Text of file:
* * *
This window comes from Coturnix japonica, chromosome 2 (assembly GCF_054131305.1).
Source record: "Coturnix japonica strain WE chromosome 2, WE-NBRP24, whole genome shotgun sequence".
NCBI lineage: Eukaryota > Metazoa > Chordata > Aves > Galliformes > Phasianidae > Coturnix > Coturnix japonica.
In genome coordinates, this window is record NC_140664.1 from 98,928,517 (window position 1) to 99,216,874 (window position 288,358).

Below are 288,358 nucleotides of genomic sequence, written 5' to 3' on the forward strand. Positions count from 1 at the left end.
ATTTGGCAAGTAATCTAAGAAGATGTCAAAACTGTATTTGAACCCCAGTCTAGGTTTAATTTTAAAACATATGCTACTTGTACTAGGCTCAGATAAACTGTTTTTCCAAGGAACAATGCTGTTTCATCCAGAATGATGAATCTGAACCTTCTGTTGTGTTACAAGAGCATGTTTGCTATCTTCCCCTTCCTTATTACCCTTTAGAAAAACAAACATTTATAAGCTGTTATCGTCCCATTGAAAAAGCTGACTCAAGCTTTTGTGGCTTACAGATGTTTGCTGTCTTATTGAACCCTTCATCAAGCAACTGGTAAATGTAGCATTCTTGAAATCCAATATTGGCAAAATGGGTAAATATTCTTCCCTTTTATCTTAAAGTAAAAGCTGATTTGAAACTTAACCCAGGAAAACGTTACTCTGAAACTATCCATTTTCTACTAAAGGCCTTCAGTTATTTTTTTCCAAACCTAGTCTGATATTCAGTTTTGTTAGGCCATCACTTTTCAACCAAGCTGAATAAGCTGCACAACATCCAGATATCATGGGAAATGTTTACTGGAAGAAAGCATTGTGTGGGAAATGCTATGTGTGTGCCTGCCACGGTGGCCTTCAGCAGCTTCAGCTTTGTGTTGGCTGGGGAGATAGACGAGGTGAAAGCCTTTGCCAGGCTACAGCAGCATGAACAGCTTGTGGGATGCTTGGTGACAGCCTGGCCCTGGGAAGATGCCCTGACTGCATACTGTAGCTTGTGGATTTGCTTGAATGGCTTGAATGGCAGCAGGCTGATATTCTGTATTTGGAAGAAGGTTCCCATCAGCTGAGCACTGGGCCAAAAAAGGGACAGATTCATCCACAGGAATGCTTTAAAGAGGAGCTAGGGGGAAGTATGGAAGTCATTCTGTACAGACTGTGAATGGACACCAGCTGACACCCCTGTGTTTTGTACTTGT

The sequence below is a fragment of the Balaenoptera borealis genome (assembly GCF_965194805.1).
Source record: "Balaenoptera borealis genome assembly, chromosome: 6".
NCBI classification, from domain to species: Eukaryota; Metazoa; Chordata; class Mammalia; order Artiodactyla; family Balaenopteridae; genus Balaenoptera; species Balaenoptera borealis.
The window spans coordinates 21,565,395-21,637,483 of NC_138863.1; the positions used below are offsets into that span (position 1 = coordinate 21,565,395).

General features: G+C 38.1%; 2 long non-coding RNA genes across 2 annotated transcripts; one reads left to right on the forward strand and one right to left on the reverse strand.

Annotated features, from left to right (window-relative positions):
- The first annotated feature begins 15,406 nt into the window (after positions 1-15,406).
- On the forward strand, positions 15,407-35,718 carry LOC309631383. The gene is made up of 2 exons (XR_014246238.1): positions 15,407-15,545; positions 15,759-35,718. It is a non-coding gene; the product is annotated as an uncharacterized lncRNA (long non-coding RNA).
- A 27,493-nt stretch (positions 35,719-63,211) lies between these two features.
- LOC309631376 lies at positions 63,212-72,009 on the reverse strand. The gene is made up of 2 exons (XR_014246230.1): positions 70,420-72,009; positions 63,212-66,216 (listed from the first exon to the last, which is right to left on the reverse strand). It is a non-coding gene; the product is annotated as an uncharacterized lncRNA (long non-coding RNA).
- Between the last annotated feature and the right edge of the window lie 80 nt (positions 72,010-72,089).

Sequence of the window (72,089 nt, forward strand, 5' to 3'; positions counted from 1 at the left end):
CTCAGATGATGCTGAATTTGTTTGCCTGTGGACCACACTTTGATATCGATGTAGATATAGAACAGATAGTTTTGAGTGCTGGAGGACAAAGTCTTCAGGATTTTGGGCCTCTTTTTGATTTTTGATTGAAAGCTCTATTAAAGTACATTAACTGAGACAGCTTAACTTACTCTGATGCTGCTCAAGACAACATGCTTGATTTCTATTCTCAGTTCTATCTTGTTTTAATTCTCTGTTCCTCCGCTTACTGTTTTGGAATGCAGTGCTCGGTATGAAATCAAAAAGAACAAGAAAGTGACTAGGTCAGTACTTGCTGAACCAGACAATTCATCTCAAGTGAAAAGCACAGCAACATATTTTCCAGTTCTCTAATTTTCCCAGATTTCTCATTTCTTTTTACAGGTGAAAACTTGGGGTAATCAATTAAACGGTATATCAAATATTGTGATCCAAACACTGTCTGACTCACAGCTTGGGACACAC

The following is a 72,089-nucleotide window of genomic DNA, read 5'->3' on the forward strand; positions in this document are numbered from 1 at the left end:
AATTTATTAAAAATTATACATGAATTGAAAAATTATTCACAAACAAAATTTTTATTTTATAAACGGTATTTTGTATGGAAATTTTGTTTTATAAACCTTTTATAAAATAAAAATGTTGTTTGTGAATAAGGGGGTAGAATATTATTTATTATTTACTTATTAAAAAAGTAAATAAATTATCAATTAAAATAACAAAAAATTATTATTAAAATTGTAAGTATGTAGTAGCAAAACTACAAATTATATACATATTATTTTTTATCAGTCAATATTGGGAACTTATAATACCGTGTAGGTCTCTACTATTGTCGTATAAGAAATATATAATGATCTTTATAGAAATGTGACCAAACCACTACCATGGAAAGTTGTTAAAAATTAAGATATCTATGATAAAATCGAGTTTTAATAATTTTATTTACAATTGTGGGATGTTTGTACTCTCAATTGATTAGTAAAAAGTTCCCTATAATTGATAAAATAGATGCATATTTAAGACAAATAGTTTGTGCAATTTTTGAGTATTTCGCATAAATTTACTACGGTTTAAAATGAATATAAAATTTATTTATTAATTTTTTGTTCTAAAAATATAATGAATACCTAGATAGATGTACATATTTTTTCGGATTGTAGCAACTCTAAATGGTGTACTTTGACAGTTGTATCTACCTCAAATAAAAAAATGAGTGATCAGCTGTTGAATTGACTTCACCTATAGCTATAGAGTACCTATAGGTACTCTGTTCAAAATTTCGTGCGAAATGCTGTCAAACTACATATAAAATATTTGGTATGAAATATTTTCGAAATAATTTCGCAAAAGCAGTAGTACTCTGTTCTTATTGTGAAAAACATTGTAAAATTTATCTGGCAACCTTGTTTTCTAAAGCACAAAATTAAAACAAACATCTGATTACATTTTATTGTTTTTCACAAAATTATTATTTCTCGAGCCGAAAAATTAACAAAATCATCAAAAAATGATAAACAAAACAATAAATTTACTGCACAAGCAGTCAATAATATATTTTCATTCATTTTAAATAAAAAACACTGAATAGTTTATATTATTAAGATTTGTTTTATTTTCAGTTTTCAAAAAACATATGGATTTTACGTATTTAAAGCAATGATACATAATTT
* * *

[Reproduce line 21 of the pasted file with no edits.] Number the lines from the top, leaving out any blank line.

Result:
AATTTATTAAAAATTATACATGAATTGAAAAATTATTCACAAACAAAATTTTTATTTTATAAACGGTATTTTGTATGGAAATTTTGTTTTATAAACCTTTTATAAAATAAAAATGTTGTTTGTGAATAAGGGGGTAGAATATTATTTATTATTTACTTATTAAAAAAGTAAATAAATTATCAATTAAAATAACAAAAAATTATTATTAAAATTGTAAGTATGTAGTAGCAAAACTACAAATTATATACATATTATTTTTTATCAGTCAATATTGGGAACTTATAATACCGTGTAGGTCTCTACTATTGTCGTATAAGAAATATATAATGATCTTTATAGAAATGTGACCAAACCACTACCATGGAAAGTTGTTAAAAATTAAGATATCTATGATAAAATCGAGTTTTAATAATTTTATTTACAATTGTGGGATGTTTGTACTCTCAATTGATTAGTAAAAAGTTCCCTATAATTGATAAAATAGATGCATATTTAAGACAAATAGTTTGTGCAATTTTTGAGTATTTCGCATAAATTTACTACGGTTTAAAATGAATATAAAATTTATTTATTAATTTTTTGTTCTAAAAATATAATGAATACCTAGATAGATGTACATATTTTTTCGGATTGTAGCAACTCTAAATGGTGTACTTTGACAGTTGTATCTACCTCAAATAAAAAAATGAGTGATCAGCTGTTGAATTGACTTCACCTATAGCTATAGAGTACCTATAGGTACTCTGTTCAAAATTTCGTGCGAAATGCTGTCAAACTACATATAAAATATTTGGTATGAAATATTTTCGAAATAATTTCGCAAAAGCAGTAGTACTCTGTTCTTATTGTGAAAAACATTGTAAAATTTATCTGGCAACCTTGTTTTCTAAAGCACAAAATTAAAACAAACATCTGATTACATTTTATTGTTTTTCACAAAATTATTATTTCTCGAGCCGAAAAATTAACAAAATCATCAAAAAATGATAAACAAAACAATAAATTTACTGCACAAGCAGTCAATAATATATTTTCATTCATTTTAAATAAAAAACACTGAATAGTTTATATTATTAAGATTTGTTTTATTTTCAGTTTTCAAAAAACATATGGATTTTACGTATTTAAAGCAATGATACATAATTT